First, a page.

Diagnosis and treatment
It is important that a leprosy patient is diagnosed as soon as possible after signs of leprosy have appeared. This will reduce the chance that the patient infects others with the bacilli and it will also decrease the chance that the patient develops damage of nerves affected by the bacilli, such as loss of feeling and muscle strength in hands, feet and eyes and possible complications of loss of feeling and muscle strength.
The cardinal signs of leprosy are:
- Skin patch with loss of sensation
- Enlarged peripheral nerves
- Positive skin smears for Mycobacterium leprae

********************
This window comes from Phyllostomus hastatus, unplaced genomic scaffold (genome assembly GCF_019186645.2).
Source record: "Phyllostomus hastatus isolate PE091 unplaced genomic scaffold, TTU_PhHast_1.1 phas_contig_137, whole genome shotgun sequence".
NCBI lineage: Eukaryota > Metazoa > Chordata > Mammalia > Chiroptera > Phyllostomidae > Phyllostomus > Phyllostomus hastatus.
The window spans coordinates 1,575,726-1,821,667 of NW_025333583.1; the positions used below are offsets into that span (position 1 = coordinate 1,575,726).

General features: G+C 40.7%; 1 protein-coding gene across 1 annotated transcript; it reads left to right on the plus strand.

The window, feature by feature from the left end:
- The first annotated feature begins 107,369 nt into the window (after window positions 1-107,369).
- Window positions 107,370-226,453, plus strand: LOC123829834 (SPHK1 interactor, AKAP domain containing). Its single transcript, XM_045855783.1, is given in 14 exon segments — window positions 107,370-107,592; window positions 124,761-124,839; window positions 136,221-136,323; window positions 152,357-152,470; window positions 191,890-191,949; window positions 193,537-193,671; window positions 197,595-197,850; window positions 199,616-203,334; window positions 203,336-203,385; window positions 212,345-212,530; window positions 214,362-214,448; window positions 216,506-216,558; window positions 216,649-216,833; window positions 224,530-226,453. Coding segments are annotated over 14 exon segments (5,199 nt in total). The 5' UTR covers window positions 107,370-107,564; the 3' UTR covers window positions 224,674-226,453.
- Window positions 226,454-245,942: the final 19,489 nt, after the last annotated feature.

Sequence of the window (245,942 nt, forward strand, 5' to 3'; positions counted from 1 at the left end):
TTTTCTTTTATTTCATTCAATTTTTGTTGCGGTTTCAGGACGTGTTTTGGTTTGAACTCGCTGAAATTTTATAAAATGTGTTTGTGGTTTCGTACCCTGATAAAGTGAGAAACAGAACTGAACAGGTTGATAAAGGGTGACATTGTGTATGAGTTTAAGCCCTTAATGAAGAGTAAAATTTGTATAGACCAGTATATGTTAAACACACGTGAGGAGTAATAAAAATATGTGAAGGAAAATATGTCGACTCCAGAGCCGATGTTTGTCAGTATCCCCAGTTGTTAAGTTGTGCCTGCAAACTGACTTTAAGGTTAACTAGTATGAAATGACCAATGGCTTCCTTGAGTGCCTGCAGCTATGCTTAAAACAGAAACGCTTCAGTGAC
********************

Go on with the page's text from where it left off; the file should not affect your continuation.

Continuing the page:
Since 1995, WHO has supplied MDT free of cost to leprosy patients in all endemic countries.
The drugs used in WHO-MDT are a combination of rifampicin, clofazimine and dapsone for MB leprosy patients and rifampicin and dapsone for PB leprosy patients. Among these rifampicin is the most important antileprosy drug and therefore is included in the treatment of both types of leprosy. Treatment of leprosy with only one antileprosy drug will always result in development of drug resistance to that drug. Treatment with dapsone or any other antileprosy drug used as monotherapy should be considered as unethical practice.
- WHO donated MDT
- WHO recommended MDT regimens
- MDT: management of "burnt-out" cases FAQ
- Effectiveness of MDT: FAQ
- MDT: duration of treatment FAQ
- MDT: managing irregular treatment FAQ
- MDT: relapse after treatment FAQ
- MDT and drug resistance
- MDT: side effects FAQ
- MDT and skin smears FAQ
- Use of MDT by TB cases FAQ
- Use of clofazimine for treating ENL reactions in leprosy